As a child of immigrants, education was a path to the American dream for Manuel Valenzuela.
The Sahuarita Unified School District superintendent said he remembers being in kindergarten in Flowing Wells as an English-language learner. The teachers in his earlier years were an inspiration to him.
And education was a “promise,” he said, that if he worked hard, he could achieve anything. He became an educator to make that promise a reality for the next generation.
“I felt that this career would be a really special honor and opportunity to keep that same promise of education alive,” he said.
Valenzuela, 50, was named All Arizona Superintendent of the Year for large school districts by the Arizona School Administrators Association.
Superintendents are evaluated based on leadership; curriculum; communication and relationship with the community and governing board; service to students; professional ethics; and personal characteristics, among other things, said Debra Duvall, executive director of the association.
“Teamwork, visionary, dedication, innovative, commitment to excellence,” she said. “Those are some of the words used by some of the people in Sahuarita to describe him.”
He led the charge in raising money to launch Arizona’s first National Math and Science Initiative, which helps high school students succeed in advanced-placement courses, she said. He doubled advanced-placement offerings in the district and reintroduced an honors program.
Valenzuela said he hadn’t always wanted to become a teacher.
When he was an undergraduate student at the University of Arizona, he was studying chemistry. He wanted to have a career where he could make a difference, he said. At the time, he was considering a career in medicine.
But during his internship at a hospital, he found out he may not be suited for the job.
“I learned that I was not as fond of being around trauma and blood,” he said.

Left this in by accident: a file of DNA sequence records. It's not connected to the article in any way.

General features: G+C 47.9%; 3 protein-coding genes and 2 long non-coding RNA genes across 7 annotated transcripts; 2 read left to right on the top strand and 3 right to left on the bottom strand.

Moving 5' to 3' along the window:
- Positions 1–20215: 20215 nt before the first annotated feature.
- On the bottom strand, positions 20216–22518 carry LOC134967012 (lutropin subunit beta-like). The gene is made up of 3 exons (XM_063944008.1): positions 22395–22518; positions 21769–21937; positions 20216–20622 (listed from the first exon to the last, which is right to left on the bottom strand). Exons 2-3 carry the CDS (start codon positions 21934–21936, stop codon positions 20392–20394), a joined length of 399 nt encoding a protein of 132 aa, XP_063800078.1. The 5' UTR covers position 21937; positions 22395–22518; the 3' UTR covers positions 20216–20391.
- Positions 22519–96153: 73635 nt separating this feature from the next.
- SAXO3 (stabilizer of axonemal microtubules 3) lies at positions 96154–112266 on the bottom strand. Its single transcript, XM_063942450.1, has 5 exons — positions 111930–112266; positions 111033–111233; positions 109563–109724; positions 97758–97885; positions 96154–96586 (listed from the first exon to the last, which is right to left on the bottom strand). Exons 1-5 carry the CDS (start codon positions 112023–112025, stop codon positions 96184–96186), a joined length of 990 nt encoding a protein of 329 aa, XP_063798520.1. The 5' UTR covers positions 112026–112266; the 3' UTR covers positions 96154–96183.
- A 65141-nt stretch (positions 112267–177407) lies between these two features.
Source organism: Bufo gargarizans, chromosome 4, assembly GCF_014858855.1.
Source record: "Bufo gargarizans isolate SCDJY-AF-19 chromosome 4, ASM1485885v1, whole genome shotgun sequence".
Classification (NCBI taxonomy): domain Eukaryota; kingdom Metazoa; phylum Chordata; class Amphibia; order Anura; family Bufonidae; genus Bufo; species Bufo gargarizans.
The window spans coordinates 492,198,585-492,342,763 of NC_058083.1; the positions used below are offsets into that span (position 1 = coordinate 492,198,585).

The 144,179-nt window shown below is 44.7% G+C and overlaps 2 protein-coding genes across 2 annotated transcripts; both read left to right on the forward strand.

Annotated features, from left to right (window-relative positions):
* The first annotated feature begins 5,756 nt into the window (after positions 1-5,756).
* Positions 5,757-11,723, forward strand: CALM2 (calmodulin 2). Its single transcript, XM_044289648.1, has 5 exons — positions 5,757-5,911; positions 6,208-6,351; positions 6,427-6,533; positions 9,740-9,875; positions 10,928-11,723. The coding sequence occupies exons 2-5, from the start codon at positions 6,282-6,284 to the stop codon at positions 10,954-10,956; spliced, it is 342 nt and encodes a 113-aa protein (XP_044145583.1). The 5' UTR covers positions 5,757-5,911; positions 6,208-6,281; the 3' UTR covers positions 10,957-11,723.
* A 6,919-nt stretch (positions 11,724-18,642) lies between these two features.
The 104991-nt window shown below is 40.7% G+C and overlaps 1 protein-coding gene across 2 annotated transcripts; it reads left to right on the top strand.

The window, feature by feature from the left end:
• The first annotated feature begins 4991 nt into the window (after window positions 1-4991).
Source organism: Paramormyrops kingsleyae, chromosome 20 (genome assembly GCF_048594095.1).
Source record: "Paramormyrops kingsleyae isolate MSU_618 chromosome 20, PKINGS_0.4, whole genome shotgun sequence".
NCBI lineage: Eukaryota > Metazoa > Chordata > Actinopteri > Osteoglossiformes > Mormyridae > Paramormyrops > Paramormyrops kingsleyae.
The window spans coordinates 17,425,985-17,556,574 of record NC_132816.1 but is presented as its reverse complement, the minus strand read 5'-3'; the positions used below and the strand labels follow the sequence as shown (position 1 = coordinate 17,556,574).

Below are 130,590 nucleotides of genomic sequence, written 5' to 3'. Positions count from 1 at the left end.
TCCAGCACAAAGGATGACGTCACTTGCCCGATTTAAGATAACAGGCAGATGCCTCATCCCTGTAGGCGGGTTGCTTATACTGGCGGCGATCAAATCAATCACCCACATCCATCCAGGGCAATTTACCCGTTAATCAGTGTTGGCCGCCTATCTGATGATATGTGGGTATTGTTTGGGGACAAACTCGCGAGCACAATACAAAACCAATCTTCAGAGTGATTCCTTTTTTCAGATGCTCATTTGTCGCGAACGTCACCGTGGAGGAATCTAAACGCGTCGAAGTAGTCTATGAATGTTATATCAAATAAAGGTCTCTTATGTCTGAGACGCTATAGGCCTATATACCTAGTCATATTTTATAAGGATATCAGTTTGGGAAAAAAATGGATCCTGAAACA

He said he changed gears but still wanted to do something to help other people. So he decided to become a teacher.
The Sahuarita superintendent began his career in 1989 as a middle school science teacher in the Marana Unified School District. He then taught at Flowing Wells schools, his home base, where he transitioned into an administrative role.
He became the superintendent of Sahuarita in 2005.
“I saw it as an opportunity to take my knowledge, my experience and my commitment to excellent teaching to extend and broaden it to the school level and to making an impact on that entire school community,” he said.
As a school administrator, Valenzuela said his vision is to provide opportunities for success to every student who comes through the schoolhouse gate.
“That vision drives the work that I do,” he said.
He identified teacher recruitment and retention, investment in professional development, personalized instruction and community cooperation as his key goals.
Valenzuela’s work has earned him numerous accolades and recognitions, including being the first educator in Arizona to receive the prestigious Milken Educator Award.
Being the head of a school district comes with challenges. The education landscape in Arizona is “one that is in great flux,” he said.
Sahuarita, with the community’s growth, needs to build a new school in the next few years at a time when money for schools is scarce, he said. The district’s voters struck down a bond measure that would have provided the money to do so in the absence of state funding.
Valenzuela isn’t one to give up when faced with a challenge, said Teresa Hill, principal of Walden Grove High School, who has worked with him for nearly two decades.
When Walden Grove first opened in 2011, there were no athletic fields, she said. But Valenzuela was committed to providing the same athletic programs that existed at Sahuarita High School, the other high school in the district.
He worked diligently to find money, a big chunk of which came from local bonds, she said. Now, the school has football, baseball and softball fields, a press box, a meeting house and a snack bar.
“None of that would have been possible without his caring nature,” she said.
Valenzuela said he loves what he is doing.
“As long as I have the health and the energy,” he said, “I want to continue to utilize what I’ve learned and my commitment to quality public education and delivering that to all of the young people in our schools today.”